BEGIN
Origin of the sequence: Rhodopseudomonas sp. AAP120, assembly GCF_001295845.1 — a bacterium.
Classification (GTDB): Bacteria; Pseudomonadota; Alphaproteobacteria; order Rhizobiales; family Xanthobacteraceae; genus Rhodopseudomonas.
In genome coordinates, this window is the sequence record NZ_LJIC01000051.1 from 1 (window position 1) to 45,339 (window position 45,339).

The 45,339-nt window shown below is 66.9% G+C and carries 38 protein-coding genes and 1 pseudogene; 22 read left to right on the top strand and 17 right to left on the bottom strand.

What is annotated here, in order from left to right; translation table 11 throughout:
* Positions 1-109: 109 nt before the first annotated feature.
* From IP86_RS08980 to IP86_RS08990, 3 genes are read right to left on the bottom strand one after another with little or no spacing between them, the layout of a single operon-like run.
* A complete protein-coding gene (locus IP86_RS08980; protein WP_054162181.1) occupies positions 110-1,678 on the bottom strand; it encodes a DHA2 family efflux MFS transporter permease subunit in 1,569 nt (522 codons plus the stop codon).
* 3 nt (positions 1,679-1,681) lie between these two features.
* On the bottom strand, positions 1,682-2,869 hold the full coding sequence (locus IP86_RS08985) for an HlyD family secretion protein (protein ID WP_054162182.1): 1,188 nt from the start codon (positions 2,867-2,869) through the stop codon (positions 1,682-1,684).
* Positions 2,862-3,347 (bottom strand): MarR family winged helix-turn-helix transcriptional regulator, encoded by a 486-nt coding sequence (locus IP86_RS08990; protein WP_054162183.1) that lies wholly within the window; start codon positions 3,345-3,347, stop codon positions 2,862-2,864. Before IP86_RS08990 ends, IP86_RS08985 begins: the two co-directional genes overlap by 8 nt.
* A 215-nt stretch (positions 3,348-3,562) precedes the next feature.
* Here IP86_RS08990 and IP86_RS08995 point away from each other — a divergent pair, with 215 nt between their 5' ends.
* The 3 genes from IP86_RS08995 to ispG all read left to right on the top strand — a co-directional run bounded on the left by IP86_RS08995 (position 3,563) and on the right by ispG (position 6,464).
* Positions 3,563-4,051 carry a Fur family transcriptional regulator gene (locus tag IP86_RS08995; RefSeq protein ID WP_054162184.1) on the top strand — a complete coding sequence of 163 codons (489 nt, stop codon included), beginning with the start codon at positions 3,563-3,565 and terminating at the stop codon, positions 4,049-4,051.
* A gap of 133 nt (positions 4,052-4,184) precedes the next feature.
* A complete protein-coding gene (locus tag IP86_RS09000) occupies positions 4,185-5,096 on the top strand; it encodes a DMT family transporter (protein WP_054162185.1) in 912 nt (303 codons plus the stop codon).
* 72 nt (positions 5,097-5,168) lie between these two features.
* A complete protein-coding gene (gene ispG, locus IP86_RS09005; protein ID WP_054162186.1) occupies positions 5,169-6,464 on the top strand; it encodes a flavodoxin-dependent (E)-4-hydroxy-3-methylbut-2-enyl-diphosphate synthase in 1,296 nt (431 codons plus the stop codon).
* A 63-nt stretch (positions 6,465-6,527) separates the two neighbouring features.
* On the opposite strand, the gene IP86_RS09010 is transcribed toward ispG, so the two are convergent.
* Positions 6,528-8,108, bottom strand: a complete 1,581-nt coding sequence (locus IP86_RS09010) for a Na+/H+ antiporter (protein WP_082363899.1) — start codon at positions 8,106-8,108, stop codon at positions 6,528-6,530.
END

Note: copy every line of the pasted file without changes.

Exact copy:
Origin of the sequence: Rhodopseudomonas sp. AAP120, assembly GCF_001295845.1 — a bacterium.
Classification (GTDB): Bacteria; Pseudomonadota; Alphaproteobacteria; order Rhizobiales; family Xanthobacteraceae; genus Rhodopseudomonas.
In genome coordinates, this window is the sequence record NZ_LJIC01000051.1 from 1 (window position 1) to 45,339 (window position 45,339).

The 45,339-nt window shown below is 66.9% G+C and carries 38 protein-coding genes and 1 pseudogene; 22 read left to right on the top strand and 17 right to left on the bottom strand.

What is annotated here, in order from left to right; translation table 11 throughout:
* Positions 1-109: 109 nt before the first annotated feature.
* From IP86_RS08980 to IP86_RS08990, 3 genes are read right to left on the bottom strand one after another with little or no spacing between them, the layout of a single operon-like run.
* A complete protein-coding gene (locus IP86_RS08980; protein WP_054162181.1) occupies positions 110-1,678 on the bottom strand; it encodes a DHA2 family efflux MFS transporter permease subunit in 1,569 nt (522 codons plus the stop codon).
* 3 nt (positions 1,679-1,681) lie between these two features.
* On the bottom strand, positions 1,682-2,869 hold the full coding sequence (locus IP86_RS08985) for an HlyD family secretion protein (protein ID WP_054162182.1): 1,188 nt from the start codon (positions 2,867-2,869) through the stop codon (positions 1,682-1,684).
* Positions 2,862-3,347 (bottom strand): MarR family winged helix-turn-helix transcriptional regulator, encoded by a 486-nt coding sequence (locus IP86_RS08990; protein WP_054162183.1) that lies wholly within the window; start codon positions 3,345-3,347, stop codon positions 2,862-2,864. Before IP86_RS08990 ends, IP86_RS08985 begins: the two co-directional genes overlap by 8 nt.
* A 215-nt stretch (positions 3,348-3,562) precedes the next feature.
* Here IP86_RS08990 and IP86_RS08995 point away from each other — a divergent pair, with 215 nt between their 5' ends.
* The 3 genes from IP86_RS08995 to ispG all read left to right on the top strand — a co-directional run bounded on the left by IP86_RS08995 (position 3,563) and on the right by ispG (position 6,464).
* Positions 3,563-4,051 carry a Fur family transcriptional regulator gene (locus tag IP86_RS08995; RefSeq protein ID WP_054162184.1) on the top strand — a complete coding sequence of 163 codons (489 nt, stop codon included), beginning with the start codon at positions 3,563-3,565 and terminating at the stop codon, positions 4,049-4,051.
* A gap of 133 nt (positions 4,052-4,184) precedes the next feature.
* A complete protein-coding gene (locus tag IP86_RS09000) occupies positions 4,185-5,096 on the top strand; it encodes a DMT family transporter (protein WP_054162185.1) in 912 nt (303 codons plus the stop codon).
* 72 nt (positions 5,097-5,168) lie between these two features.
* A complete protein-coding gene (gene ispG, locus IP86_RS09005; protein ID WP_054162186.1) occupies positions 5,169-6,464 on the top strand; it encodes a flavodoxin-dependent (E)-4-hydroxy-3-methylbut-2-enyl-diphosphate synthase in 1,296 nt (431 codons plus the stop codon).
* A 63-nt stretch (positions 6,465-6,527) separates the two neighbouring features.
* On the opposite strand, the gene IP86_RS09010 is transcribed toward ispG, so the two are convergent.
* Positions 6,528-8,108, bottom strand: a complete 1,581-nt coding sequence (locus IP86_RS09010) for a Na+/H+ antiporter (protein WP_082363899.1) — start codon at positions 8,106-8,108, stop codon at positions 6,528-6,530.